The persecution of the mentally ill


I have written previous articles on the association between cultural transition and mental health, against the background of the knowledge that some mental illnesses are related to culture. The care of the mentally ill cannot be wholesome without an interrogation of the cultural values of the particular environment.

Culture is everything about the life of the man and in this discourse, it serves as the substrate for the development of mental capital which is very crucial for national development.

Historical periods in the life of a people are designated with respect to profound changes in their values. The enlightenment era was characterised by asking question, thinking and reading, which dethroned existing cultural values replaced by new ones.

Cultural values remain the life-blood of societal practices and survival was only guaranteed through myths, superstitions and taboos passed down through generations. Education as a potent agent of socialisation is not only crucial in the inculcation of values, but also in its interrogation. African scholarship has not adequately interrogated our cultural values in the context of other practices elsewhere, hence we have become cultural ambassadors struggling to market a culture that is not scrutinised.

Possibly as a consequence of colonialism, the elite Africans become defensive when certain primitive and horrible aspects of our culture are challenged, just as they mount up arguments showcasing some of our outdated practices as comparisons. There is a strong disconnect between our education and the development of egalitarian values, which is quite disturbing.

Our values seem frozen at the primitive, pre-colonial level, despite our encounter with some of the best educational facilities in the world. No culture is virgin, just as there is no distinct American or British culture because, over time, these societies had to shelve harmful practices in the light of empirical good practices.

The young, modern parents have the challenging task of nurturing children who have broken away from our traditional African practices without a clear destination in mind. While the Nollywood has chosen to tickle our cultural fantasies possibly for pecuniary rewards, the musical world has refused to be patronizing, as they produce songs loaded with protests, freedom akin to psychological jail break, with complimentary dress sense.

Mental illness is not a native of Africa; it is the consequence of being human. Ever since the 11th century, the church had been beleaguered by heresies, demands for economic and religions reform, and other types of protests and insurrections. As opposition to the excesses of the church at that time mounted during the early Renaissance, such counter-attacks occurred with increasing frequency and brutality. People were accused of being in league with the devil and of committing heinous acts such as eating children, staging sexual orgies and the like.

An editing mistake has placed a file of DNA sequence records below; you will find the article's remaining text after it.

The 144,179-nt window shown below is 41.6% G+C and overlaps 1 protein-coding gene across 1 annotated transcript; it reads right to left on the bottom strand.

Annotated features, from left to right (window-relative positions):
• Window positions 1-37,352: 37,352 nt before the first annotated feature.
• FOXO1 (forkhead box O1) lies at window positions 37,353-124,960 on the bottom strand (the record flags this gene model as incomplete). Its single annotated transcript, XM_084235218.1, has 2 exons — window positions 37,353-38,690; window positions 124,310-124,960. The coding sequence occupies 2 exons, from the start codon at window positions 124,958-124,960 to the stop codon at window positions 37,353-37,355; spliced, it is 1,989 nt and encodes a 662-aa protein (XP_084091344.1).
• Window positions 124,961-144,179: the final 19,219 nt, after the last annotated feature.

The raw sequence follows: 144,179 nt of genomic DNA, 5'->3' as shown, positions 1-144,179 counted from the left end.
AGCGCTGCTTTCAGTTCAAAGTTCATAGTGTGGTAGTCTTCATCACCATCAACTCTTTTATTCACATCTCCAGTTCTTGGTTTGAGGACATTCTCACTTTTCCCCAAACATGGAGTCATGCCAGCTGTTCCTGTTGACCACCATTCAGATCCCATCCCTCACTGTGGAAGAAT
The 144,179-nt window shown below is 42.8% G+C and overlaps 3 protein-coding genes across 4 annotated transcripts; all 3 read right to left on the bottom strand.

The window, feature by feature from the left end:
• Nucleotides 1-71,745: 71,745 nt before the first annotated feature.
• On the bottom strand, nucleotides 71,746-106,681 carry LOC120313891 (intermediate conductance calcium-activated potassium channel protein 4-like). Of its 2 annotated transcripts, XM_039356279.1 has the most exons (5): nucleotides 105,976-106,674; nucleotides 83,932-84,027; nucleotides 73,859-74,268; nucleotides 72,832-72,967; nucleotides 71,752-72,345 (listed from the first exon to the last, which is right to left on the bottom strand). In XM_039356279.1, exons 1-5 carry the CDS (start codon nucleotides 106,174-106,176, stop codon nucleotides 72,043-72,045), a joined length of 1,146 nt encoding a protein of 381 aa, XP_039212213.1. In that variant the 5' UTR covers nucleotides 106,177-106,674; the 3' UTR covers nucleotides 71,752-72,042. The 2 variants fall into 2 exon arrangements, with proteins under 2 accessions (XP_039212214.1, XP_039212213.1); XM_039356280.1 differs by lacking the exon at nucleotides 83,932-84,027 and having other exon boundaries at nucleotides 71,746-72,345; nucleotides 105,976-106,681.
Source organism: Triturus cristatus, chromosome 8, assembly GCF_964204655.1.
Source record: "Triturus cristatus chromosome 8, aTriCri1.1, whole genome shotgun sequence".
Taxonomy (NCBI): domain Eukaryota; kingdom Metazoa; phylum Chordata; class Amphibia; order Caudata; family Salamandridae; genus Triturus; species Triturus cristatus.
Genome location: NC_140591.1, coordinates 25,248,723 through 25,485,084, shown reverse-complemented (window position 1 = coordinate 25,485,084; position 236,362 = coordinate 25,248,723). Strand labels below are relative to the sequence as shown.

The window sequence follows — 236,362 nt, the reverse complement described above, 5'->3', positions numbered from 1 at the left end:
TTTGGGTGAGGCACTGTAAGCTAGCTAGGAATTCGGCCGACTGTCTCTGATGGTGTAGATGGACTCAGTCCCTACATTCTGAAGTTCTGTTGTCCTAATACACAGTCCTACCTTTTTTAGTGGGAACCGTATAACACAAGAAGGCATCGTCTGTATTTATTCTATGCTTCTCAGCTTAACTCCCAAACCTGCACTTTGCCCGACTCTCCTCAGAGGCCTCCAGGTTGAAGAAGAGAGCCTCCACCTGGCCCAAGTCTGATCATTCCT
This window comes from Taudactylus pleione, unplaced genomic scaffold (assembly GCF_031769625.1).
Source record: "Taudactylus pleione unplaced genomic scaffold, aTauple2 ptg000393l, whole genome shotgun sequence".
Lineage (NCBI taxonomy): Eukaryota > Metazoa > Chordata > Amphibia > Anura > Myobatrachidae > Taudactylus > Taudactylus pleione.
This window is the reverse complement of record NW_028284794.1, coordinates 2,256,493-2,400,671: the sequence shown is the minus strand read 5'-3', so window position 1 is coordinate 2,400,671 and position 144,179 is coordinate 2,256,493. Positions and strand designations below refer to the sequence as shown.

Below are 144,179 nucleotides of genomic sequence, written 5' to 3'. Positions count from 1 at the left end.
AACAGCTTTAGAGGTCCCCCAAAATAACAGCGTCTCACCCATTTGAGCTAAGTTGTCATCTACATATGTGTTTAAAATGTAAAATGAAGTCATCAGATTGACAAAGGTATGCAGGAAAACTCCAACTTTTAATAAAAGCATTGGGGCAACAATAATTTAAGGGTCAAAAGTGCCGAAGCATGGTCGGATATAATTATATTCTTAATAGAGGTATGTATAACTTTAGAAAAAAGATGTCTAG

The charges soon spread, creating a climate of fear and hysteria in which anyone who behaved strangely stood in danger of being tried and executed for witchcraft. It is estimated that from the middle of the 15th century to the end of the 17th, about 100,000 people were executed as witches.

During the 17th century, as many as 20,000 ‘witches’ may have been put to death in Scotland alone. Beyond the religio-political undertones of the witch hunt, the mentally ill were major victims, borrowing strength from the prevailing belief of demonic possession as the main cause of mental illness. However, the same society has given us the modern science of psychiatry and most churches are spending billions of dollars yearly, dedicated to the modern care of the mentally ill today because their erroneous cultural values were challenged and modified.

Africans cannot continue this way without a dispassionate interrogation of our values as we craft new ones to administer our lives.

The ‘Soka forest saga’ in Ibadan, Oyo State, is a shame where ritual killings are alleged to take place until the bubble burst. Many stories abound — ritual forest, abandoned rehabilitation centres for the mentally ill — but my major concern is subjecting the homeless mentally ill as victims of mob attack and torture through a cultural, unverified link of this cohort to ritual killings.

I understand that this persecution has spread to other major towns in the southwest. The government must take an immediate step to rescue these harmless mentally ill by providing a designated place for their rehabilitation, where claims of ritual involvement can be objectively clarified.

Corporate bodies and good spirited philanthropists should please rise up to this challenge and preserve our human dignity by intervening in this ugly, retrogressive and barbaric maltreatment of the mentally ill because of our primitive fixation to an obsolete theory that links mental illness to rituals.

                             These folks can be treated; and they are on the streets in the first instance because of lack of social support.


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